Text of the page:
MOSCOW, August 16 (R-Sport) – If the London 2012 Olympics had Super Saturday with a host of British triumphs on the opening athletics night a year ago, then Russia experienced Fantastic Friday with two memorable golds at the world championships in Moscow.
The highlight of the seventh day of action at Luzhniki Stadium was Alexander Menkov's monster long jump of 8.56 – the farthest by anybody in four years – to destroy the field and win the home nation its fifth gold of the championships.
Menkov had set a massive personal best and shattered the championship record as the next best challenger, Ignisious Gaisah, could only manage 8.29 for silver; though that in itself was a Dutch national record.
"It's all great, it's all ideal, I'm very happy that it worked out well for me," the 22-year-old Russian said. "I haven't realized all this yet. I even forgot that my back hurt."
Mexico's Luis Rivera, whose season-leading jump Menkov reset, claimed the bronze with 8.27.
Menkov's triumph came as the 30,000 fans at Luzhniki were still buzzing from Tatyana Lysenko's victory in the women's hammer throw barely half an hour earlier.
The defending champion and London 2012 gold medalist sent her home fans into raptures with a second world title in a breathtaking final: The 29-year-old came out on top in a tit-for-tat throw-off with the silver medalist from London, Anita Wlodarczyk, taking the Pole's championship record with 78.80 to defend her Daegu title.
"I competed at home, so I felt the support of the crowd," Lysenko said. "The competition itself and my attempts weren't as easy as they appeared to be, it was a hard competition."
Wlodarczyk's national record of 78.46 would have been enough to beat Lysenko a year ago but not on her home patch Friday.
"I am happy because of my new personal best and the national record," Wlodarczyk said. "The competition was very exciting. This is the second competition in a row that I've lost to Lysenko, so the third will be mine."
The bronze medal went to Zhang Wenxiu, who came fourth in London after claiming bronze at her home Beijing 2008 Games, with her fourth-round throw of 75.58, a season's best for her.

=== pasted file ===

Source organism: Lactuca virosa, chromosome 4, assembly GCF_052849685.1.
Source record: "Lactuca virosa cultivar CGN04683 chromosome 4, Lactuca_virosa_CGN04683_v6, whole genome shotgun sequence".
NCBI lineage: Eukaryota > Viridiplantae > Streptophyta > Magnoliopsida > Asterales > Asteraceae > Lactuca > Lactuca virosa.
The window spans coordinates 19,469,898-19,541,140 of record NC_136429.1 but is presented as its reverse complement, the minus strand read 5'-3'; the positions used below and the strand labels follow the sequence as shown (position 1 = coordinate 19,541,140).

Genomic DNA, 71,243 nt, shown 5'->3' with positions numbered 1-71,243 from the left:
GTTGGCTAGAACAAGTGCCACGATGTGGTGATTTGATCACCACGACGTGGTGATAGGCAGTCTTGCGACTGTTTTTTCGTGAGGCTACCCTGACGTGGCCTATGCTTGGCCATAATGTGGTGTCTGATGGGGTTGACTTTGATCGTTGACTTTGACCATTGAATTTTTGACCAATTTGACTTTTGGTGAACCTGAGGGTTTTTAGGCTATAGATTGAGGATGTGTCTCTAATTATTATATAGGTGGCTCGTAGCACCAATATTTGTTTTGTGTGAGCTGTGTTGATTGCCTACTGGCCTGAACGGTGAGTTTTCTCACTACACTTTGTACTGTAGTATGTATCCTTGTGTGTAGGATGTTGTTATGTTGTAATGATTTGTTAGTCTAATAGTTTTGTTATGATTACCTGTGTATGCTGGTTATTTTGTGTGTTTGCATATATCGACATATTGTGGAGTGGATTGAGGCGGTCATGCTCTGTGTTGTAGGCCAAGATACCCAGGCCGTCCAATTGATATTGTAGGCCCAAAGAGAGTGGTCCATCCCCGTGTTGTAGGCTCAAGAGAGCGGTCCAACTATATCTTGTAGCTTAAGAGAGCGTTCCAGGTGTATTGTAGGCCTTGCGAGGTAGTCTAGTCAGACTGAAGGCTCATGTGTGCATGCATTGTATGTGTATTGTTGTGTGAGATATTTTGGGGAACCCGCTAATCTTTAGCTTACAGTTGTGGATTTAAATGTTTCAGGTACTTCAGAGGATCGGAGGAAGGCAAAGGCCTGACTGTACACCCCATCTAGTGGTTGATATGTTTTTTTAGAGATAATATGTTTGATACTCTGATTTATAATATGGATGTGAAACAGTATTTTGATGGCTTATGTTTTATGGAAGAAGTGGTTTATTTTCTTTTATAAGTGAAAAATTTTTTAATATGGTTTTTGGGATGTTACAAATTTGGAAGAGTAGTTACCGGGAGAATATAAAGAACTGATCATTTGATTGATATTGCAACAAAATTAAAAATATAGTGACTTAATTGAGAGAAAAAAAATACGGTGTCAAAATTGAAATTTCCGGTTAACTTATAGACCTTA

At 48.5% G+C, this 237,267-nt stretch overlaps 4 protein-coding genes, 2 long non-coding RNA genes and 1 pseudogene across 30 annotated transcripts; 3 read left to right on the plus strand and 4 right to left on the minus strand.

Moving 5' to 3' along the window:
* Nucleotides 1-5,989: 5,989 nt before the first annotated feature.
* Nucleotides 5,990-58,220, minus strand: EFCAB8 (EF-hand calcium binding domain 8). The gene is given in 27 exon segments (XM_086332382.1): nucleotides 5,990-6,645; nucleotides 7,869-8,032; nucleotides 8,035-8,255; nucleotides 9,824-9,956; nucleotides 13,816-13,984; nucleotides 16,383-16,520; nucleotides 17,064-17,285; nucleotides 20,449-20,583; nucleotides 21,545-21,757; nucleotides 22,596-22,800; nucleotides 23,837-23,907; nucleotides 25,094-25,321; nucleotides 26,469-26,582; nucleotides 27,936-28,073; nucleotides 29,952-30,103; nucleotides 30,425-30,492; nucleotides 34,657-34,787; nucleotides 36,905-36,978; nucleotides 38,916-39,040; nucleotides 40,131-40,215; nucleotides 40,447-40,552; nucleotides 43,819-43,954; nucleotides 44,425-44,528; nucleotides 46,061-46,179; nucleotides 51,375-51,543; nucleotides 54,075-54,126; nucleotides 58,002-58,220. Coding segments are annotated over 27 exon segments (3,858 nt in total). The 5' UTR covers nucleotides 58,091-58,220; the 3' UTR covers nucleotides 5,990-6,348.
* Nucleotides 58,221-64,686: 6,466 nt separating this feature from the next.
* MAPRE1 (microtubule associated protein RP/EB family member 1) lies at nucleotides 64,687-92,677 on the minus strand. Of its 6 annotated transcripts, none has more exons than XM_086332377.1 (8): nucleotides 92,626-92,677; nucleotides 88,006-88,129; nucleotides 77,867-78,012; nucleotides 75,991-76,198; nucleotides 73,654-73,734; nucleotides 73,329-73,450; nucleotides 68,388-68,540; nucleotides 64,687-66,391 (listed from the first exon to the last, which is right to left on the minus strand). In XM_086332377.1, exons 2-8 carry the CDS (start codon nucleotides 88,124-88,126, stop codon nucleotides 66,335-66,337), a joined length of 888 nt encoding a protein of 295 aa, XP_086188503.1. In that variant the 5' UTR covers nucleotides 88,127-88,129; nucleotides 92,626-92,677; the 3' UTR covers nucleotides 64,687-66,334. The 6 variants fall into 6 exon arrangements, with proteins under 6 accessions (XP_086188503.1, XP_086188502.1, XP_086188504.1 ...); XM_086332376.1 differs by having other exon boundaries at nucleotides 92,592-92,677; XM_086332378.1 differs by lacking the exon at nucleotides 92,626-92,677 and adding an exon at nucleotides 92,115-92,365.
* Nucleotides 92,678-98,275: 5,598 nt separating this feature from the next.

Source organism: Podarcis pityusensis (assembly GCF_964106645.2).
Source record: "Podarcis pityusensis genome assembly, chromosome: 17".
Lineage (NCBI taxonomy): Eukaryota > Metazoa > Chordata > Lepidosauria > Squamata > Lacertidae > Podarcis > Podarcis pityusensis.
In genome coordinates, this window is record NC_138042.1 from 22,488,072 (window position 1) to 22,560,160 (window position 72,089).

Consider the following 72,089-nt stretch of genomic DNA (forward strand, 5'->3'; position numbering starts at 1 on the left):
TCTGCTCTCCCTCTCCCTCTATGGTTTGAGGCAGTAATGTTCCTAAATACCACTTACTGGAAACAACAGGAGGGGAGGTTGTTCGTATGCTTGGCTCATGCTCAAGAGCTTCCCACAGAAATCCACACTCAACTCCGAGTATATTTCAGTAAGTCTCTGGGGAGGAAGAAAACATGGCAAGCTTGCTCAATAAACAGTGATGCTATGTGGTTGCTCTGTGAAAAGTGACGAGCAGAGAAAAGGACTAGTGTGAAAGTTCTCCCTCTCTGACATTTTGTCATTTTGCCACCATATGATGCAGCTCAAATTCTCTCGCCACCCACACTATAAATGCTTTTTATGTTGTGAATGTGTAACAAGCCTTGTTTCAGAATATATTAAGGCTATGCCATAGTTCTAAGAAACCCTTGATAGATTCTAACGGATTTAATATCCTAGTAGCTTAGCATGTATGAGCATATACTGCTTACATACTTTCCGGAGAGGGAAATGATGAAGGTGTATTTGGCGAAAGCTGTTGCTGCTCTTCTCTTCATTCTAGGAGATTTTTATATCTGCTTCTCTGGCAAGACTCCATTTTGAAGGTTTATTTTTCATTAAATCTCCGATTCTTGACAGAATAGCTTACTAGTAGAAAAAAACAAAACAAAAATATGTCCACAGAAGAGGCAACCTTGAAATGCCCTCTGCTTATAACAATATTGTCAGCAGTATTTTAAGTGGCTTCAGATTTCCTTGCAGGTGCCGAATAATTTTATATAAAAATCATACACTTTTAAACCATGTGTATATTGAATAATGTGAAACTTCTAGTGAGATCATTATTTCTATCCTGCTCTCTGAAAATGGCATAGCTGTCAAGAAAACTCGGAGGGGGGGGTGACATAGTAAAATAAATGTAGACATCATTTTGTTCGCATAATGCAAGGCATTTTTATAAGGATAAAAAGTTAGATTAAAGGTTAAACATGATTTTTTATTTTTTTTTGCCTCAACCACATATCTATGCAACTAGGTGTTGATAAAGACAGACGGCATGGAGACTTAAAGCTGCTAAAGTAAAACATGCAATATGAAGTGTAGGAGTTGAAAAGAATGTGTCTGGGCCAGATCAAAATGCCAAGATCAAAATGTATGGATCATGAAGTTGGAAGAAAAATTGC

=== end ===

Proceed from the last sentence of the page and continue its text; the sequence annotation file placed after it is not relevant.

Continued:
On the track, the main event of the night was the women's 200 meters, which saw Jamaica's Shelly-Ann Fraser-Pryce win convincingly in 22.17 to complete the Moscow sprint double. She would likely have been pushed harder if it weren't for the mid-race collapse of Allyson Felix of the United States, who had a leg injury and had to be carried off by her brother.
"I think it's the hand of God that has huge part to play in this victory," Fraser-Pryce said. "If you want something and you believe in yourself, you can achieve anything. And I wanted this, I trained really hard and I'm so excited that it actually paid off."
Reigning champion and fellow Jamaican Veronica Campbell-Brown was also absent, serving a suspension after testing positive for a banned substance.
Ivorian sprinter Murielle Ahoure won her second silver of the Moscow championships, edging Nigeria's Blessing Okagbare, the bronze medal winner. Both had official times of 22.32.
Elsewhere, British distance-running sensation Mo Farah capped a so-called double-double after adding the 5,000-meter gold medal to the 10,000 title he won earlier in the week. The first double was the same feat at the London Games.
After a race that was slow for the first 4,000 meters, Farah led from the front and turned up the heat, but his trademark spurt of pace on the final lap was less brutally effective than usual and he took gold by around a meter.
"It was a great win, something I've worked so hard on," he said. "I'm so proud to be British."
Farah won in a time of 13 minutes 24.98 seconds, around 16 second faster than his Olympic victory last year but still well off world record pace, as is usual for major finals. The Londoner then embarked on a victory lap, British flag held aloft.
The silver went to Ethiopia's Hagos Gebhriwet in a photo finish, with bronze for Isiah Kiplagat Koech of Kenya – both were clocked at the same time, 13:27.26.
Capping an unforgettable evening of competition, the United States men’s team ran a devastating 4-by-400-meter relay to claim a fifth-straight world championship gold in the event.
In cool conditions, the US led all the way before world 400-meter champion LaShawn Merritt blew the field away on the last lap to win in 2 minutes 58.71 seconds.
Silver went to Jamaica, more than a second off the pace, in a photo finish with host team Russia, which delighted the then-patchy Moscow crowd with bronze.
Saturday is the penultimate day of action, with medals on offer in the men's marathon, the women's high jump, the men's javelin, the women's 5,000 meters, the women's 100-meter hurdles, the women's 4-by-400-meter relay and the men's 200-meter sprint.